The gods are not so kind to Twelfth Night, running in rep with Coriolanus. Directed by Raphael Parry with too much slapstick, it lacks the sexy va-va-voom and throbby casting of the other play. This is one of Shakespeare's gentler musical gender benders, with young Viola (Jenny Ledel) pretending to be a boy and then falling in love with a Duke (Max Hartman, who has a perfect voice for this) who is courting Olivia (Allison Pistorius). Viola's long-lost brother Sebastian (Austin Tindle) turns up, looking just like sis in boy-drag, and it's confuso mucho.
Beset with audio problems at Sunday's show, the actors also had to compete with what sounded like a convention of low-riders just down the hill from the park. Car stereo boom-booms, honking horns and screeching tires were unwelcome guests in Shakespeare's Illyria. Things should be more serene at weeknight performances.
If music be the food of love, play on, says the opening line of Twelfth Night. Put those tunes in four-part harmony with a high falsetto in the lead and you have the musical Jersey Boys, the Tony-winning love-banquet whose Broadway tour is at the Winspear Opera House.
The story of Frankie Valli and the Four Seasons is told in four chapters from each guy's point of view. Frankie (Brad Weinstock) starts out harmonizing on street corners with small-time hoods who just happen to have great voices. He gets in hock with a local mob boss but things turn around when Bob Gaudio (Jason Kappus), a teenage composing genius with a head for business, joins the group and straightens them out (mostly).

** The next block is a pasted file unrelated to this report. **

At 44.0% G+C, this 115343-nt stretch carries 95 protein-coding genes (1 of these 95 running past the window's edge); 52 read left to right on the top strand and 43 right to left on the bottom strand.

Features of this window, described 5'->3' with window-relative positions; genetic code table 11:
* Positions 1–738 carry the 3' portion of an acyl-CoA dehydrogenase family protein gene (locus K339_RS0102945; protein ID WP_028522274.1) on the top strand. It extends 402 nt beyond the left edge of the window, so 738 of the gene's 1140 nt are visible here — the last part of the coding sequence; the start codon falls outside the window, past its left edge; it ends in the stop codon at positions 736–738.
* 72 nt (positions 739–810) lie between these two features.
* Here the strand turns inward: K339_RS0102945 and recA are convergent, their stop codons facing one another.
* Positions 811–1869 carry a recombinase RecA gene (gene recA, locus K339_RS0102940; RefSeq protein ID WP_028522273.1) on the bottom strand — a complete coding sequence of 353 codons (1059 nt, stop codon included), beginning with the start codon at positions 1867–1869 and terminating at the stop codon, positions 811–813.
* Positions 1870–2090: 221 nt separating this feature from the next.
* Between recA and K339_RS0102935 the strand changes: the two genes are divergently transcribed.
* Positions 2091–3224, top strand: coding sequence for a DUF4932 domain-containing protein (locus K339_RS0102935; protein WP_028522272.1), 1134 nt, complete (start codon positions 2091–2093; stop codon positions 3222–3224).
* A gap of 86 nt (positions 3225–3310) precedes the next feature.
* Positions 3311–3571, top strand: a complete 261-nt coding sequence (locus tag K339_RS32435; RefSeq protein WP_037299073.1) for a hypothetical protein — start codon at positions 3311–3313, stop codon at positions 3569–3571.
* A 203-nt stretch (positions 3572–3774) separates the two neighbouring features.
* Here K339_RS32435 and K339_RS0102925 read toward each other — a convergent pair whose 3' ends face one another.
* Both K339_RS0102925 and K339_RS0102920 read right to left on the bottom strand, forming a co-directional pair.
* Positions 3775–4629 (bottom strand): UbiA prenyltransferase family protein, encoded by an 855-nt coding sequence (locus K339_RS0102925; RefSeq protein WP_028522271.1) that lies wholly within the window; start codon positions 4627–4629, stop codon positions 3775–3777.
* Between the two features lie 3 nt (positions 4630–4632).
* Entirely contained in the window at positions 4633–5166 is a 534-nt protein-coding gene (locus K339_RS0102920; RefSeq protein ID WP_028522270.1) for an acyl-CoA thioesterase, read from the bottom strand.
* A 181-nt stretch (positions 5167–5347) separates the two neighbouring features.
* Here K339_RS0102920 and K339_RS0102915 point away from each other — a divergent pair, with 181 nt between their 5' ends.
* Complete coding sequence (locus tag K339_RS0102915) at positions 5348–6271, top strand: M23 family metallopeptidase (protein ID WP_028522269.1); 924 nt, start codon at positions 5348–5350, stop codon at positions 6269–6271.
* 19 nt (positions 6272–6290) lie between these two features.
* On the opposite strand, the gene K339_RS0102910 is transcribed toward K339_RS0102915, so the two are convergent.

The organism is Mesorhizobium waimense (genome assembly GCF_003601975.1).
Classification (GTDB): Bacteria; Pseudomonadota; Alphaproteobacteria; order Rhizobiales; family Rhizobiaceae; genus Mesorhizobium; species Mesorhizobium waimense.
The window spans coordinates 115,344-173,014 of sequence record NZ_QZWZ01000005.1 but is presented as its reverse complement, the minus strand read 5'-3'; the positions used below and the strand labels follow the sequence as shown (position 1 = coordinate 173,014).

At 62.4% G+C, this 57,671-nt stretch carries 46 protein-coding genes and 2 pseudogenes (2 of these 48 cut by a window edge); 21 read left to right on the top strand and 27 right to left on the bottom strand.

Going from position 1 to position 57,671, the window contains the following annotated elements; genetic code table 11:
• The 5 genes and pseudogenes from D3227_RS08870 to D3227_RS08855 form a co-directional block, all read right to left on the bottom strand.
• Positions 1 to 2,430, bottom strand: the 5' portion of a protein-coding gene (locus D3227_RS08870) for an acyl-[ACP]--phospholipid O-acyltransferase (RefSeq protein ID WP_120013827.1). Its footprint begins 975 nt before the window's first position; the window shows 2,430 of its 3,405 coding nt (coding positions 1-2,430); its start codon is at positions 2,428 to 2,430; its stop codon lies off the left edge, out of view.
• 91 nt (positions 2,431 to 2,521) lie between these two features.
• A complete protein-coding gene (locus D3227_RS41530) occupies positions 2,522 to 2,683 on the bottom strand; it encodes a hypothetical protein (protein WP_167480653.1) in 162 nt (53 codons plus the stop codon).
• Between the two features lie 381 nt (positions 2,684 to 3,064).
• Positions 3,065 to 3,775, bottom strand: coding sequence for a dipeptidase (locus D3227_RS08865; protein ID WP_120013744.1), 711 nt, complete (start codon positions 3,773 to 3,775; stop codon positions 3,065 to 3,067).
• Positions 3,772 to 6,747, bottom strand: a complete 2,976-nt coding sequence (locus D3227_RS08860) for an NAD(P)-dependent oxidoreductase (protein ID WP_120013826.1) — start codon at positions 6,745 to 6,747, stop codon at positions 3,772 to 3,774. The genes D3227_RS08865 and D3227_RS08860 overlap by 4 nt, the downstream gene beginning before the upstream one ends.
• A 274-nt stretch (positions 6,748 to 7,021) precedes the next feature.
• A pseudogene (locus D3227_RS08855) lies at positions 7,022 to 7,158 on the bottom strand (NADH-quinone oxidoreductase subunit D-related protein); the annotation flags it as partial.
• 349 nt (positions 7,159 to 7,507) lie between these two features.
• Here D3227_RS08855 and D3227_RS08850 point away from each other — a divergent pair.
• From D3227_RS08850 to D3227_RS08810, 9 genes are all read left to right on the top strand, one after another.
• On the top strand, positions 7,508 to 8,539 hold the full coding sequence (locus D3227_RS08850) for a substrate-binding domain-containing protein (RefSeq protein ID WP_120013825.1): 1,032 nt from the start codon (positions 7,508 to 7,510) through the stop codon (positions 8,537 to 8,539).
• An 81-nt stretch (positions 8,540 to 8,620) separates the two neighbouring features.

The show is largely about Frankie and Bob's partnership as they hit it big, though we see the struggles of other "Seasons" too. They're played by Brandon Andrus and Colby Foytik, both fine singers who know how to work the quirky comedy beats in the script. Kappus is every bit as good as Book of Mormon star Andrew Rannells, who played Bob Gaudio on tour here in 2008.
Jersey Boys' book by Marshall Brickman and Rick Elice is one of the tightest of any contemporary Broadway show. The back stories are told efficiently, with a little cliffhanger in each section to build momentum. As the men get older, a few scenes feel forced (like the one where Frankie loses a daughter to drugs) but then another song starts up and all is forgiven. "Sherry," "Big Girls Don't Cry," "Walk like a Man," "Stay," "Can't Take My Eyes Off of You," "Who Loves You?" You don't know how many you know. But you know them all.
Play on, Jersey Boys, a love letter to American pop music and the best jukebox show ever devised.
Contemporary Theatre of Dallas' production of Beth Henley's tired 1981 Southern gothic comedy Crimes of the Heart commits so many directorial felonies, it's hard to know where to start. Bad accents (you're already in Texas, ladies, so just speak normally). Actors arranged like a police lineup. Pacing problems director Cynthia Hestand should've fixed at the second rehearsal.
The play's a lump of lard, repeated on local stages about as often as that other moldy praline, Steel Magnolias. One loony sister (Jenae Yerger-Glanton) shoots her no-good abusive husband. The other two sisters (Marianne Galloway, Diane Casey Box), both nuttier than Stuckey's pecan logs, come to her aid. They sit around a kitchen table for two hours, screeching like magpies about "Old Granddaddy," lemonade, birthday cake and their mama's suicide (she also hanged the family cat).
'Sdeath on a cracker. Every minute of it.